So I did that and I really loved it straight away. We just came together and I think I started with the guitars, and the drum tune, and it’s just about making friends and when I was a teenager and up until the last couple of years I’ve always had a best friend, and I have had a few over the years, and I felt like they’re like romantic relationships without the romance. They are so emotional and we got super close super fast and did everything together and saw each other every day, and I think that’s a beautiful thing that happens particularly with teenage girls and sometimes there is a dark side to it where I would get so caught up and worked up about stuff like the person… like worrying the person didn’t like me as much as I liked them and worrying that they were like cooler than me and smarter than me and prettier than me and that was just more like a dark side of it to me. Then I started to want to write about the happy part and then kind of stick that in as well.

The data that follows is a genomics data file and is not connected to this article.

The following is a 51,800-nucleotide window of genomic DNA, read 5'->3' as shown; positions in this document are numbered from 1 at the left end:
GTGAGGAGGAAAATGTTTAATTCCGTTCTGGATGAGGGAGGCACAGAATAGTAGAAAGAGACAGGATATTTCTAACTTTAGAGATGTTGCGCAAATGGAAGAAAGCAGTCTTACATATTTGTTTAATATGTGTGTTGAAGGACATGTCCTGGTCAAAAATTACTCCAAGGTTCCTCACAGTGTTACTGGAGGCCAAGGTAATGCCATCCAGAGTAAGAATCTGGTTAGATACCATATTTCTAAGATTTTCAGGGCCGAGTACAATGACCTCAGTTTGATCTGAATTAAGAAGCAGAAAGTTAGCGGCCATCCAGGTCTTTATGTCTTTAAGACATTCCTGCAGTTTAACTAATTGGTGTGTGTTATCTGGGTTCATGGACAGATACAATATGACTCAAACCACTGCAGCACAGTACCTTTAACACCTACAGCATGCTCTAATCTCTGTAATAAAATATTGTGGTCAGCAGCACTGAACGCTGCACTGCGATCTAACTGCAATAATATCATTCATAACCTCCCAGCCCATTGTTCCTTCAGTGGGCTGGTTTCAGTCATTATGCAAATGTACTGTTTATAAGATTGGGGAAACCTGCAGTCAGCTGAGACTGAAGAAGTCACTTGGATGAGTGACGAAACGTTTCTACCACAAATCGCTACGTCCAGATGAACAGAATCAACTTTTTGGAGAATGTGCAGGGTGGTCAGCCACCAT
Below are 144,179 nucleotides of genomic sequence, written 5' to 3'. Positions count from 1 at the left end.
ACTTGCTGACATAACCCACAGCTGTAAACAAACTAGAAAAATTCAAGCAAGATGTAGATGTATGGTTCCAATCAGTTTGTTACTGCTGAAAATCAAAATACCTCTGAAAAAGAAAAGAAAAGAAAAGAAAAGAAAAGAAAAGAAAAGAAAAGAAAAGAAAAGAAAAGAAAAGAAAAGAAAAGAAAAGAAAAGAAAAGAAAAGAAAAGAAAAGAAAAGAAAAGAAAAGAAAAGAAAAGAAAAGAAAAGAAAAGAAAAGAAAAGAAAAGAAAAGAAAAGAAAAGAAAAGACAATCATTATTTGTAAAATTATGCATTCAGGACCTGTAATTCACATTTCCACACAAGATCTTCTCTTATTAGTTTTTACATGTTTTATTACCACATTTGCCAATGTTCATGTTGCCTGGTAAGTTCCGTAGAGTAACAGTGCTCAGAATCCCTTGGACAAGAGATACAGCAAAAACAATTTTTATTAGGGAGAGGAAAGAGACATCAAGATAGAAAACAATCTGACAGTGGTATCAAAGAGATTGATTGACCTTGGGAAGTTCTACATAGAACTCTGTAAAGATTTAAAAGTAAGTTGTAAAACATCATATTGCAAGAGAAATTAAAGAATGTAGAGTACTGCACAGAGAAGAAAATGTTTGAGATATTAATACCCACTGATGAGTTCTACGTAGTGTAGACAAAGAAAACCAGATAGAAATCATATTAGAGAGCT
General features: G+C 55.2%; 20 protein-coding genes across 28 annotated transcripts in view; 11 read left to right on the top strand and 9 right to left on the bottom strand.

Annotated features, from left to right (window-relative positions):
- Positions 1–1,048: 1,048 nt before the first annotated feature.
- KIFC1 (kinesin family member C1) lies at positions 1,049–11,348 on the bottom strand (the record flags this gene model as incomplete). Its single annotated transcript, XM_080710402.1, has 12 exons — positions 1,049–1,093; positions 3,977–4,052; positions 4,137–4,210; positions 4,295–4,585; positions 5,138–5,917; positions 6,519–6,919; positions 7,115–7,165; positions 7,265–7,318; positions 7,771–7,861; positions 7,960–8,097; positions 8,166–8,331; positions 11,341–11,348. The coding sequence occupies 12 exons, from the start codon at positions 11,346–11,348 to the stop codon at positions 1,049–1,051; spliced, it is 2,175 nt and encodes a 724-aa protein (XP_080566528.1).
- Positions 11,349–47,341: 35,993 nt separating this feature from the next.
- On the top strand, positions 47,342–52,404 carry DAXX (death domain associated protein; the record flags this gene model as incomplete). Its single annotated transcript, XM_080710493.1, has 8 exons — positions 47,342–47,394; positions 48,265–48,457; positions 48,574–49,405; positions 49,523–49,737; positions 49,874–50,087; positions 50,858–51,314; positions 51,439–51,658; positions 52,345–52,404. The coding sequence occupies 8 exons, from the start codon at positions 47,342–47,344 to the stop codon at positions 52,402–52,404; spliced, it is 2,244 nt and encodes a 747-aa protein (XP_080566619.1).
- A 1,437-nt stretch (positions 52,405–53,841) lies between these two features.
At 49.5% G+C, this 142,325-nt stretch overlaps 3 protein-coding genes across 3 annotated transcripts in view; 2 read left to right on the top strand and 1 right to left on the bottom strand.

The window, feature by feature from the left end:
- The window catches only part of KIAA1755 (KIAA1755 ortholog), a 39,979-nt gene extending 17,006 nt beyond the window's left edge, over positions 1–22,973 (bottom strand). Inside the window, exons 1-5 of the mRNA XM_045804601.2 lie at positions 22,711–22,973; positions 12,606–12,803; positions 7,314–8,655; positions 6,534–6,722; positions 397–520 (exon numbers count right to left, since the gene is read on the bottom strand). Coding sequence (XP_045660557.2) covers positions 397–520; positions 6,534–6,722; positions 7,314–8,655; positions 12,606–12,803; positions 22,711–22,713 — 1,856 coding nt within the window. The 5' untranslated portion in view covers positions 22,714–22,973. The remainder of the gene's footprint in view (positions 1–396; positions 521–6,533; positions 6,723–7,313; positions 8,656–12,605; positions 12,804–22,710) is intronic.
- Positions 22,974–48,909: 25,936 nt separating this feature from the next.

Female friendships can be quite intense. I know what you mean.
I think this theme of friendship is also something that sets Keepsake apart from your EP Sugar & Spice which was very much a romantic based EP in my opinion. How would you describe your album Keepsake?
Yeah well I think that’s definitely… I think you have nailed that. A big part of the album is I wanted to write more about friendship, because even if I wrote a song that’s kind of vague, it doesn’t mention a person or something it doesn’t… people are very quick to presume it’s about a guy or you know, romantic relationship, which it’s not.
So, I wanted to write something more explicitly about friendship or I don’t know, those songs about independence, like “Her Own Heart”, which is about kind of finding your way after a break up and becoming your own person and really falling in love with yourself.